Rooster is hurting hen

Discussion in 'Chicken Behaviors and Egglaying' started by SparrowSong, Mar 31, 2015.

  1. SparrowSong

    SparrowSong Chillin' With My Peeps

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    I have 1 rooster and 5 hens. This is his second year and he has started hurting one of my hens. She has a large hole poked in the side of her face, near what I think is her ear. I put Neosporin on it, but it looks pretty bad and I'm not sure it will heal on its own. She is also missing feathers on the back of her head, and I noticed him targeting another hen yesterday.

    I bought this rooster especially for his breed- he's a Wellsummer and I hoped to have him father chicks for eating.

    He is our third rooster and the first one to act like this. Is there anything I can do besides eat him?

    Thanks in advance.
     
  2. Kev

    Kev Overrun With Chickens

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    How is he hurting the hens? If he's cornering the hen and pecking at her repeatedly, he is no good as a breeder and would recommend culling him.

    If he's hurting by breeding them too often, could be 5 hens is not enough for him. It kind of sounds like he has an issue with favoring hens. Some roosters will just pick one or a few specific hens and breed them so often while almost ignoring others. Not sure how that can be stopped.. they can be helped by chicken aprons.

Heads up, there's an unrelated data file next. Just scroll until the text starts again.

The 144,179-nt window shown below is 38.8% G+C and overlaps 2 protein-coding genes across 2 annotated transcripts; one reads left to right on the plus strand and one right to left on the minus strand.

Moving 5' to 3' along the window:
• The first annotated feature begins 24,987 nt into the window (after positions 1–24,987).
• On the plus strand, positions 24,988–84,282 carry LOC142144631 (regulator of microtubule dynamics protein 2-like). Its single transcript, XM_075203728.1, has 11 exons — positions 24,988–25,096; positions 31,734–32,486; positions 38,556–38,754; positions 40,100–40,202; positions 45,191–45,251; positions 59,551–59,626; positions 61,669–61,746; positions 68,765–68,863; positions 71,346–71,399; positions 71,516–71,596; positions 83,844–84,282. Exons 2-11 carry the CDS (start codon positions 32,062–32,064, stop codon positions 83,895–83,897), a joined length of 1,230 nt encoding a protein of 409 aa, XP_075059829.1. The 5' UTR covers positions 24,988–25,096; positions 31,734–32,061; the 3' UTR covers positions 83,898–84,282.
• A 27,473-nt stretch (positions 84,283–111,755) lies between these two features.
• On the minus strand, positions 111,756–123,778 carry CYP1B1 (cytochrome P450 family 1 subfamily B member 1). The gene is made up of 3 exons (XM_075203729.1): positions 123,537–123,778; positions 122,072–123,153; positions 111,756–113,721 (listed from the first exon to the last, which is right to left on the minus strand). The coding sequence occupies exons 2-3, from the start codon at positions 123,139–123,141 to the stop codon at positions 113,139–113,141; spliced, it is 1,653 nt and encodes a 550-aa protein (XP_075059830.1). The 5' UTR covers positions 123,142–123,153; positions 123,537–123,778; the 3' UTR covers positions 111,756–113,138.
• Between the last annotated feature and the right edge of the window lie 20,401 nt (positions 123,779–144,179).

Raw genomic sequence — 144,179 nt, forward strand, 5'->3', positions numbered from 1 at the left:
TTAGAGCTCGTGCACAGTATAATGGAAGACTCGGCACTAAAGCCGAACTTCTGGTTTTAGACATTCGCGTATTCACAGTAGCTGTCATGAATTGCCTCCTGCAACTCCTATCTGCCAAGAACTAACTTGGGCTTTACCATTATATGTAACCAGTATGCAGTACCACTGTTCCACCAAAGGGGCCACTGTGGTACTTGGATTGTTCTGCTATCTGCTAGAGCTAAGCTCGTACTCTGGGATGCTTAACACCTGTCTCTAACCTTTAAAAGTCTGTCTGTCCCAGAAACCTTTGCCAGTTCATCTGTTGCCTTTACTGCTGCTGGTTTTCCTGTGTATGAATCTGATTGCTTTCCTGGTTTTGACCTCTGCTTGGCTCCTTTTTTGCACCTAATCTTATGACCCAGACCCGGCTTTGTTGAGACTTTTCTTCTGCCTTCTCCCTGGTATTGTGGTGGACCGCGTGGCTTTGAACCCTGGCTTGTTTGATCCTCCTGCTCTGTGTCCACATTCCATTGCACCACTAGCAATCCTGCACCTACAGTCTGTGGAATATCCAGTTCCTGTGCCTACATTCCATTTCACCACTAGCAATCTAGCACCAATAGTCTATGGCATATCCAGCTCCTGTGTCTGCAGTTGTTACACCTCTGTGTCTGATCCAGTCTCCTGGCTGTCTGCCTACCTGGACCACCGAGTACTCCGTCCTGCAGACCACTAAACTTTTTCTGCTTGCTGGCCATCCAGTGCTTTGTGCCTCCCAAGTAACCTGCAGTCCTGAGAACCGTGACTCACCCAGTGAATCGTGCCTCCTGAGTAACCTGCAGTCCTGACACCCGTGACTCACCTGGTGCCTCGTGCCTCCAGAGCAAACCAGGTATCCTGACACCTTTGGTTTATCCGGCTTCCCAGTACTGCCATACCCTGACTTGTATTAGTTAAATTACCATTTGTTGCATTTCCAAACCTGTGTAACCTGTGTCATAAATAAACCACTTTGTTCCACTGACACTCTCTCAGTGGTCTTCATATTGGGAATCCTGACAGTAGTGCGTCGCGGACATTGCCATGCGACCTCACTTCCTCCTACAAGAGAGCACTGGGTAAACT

3. SparrowSong

    SparrowSong Chillin' With My Peeps

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    I'm sure he is the one responsible for the hole in the side of her head, and yesterday I saw him chase another hen for at least 10 minutes. She had a heck of a time getting away from him.

    If he is the one pecking her, is that a death sentence for him? Will he do it to the others? I hate to invite him to dinner, but can't have him hurting the ladies like that. A few missing feathers can be dealt with, but I don't know if this hole in her head will heal.
     
  4. enola

    enola Overrun With Chickens

    A rooster that 'chases' hens is not a good candidate for a flock master, or for creating another generation of chicks, either. Chances are, his son's will be monsters, too. And his hens will also carry the monster genes.

    I would invite him to dinner........ And he won't be needing any silver ware, either!
     
  5. Kev

    Kev Overrun With Chickens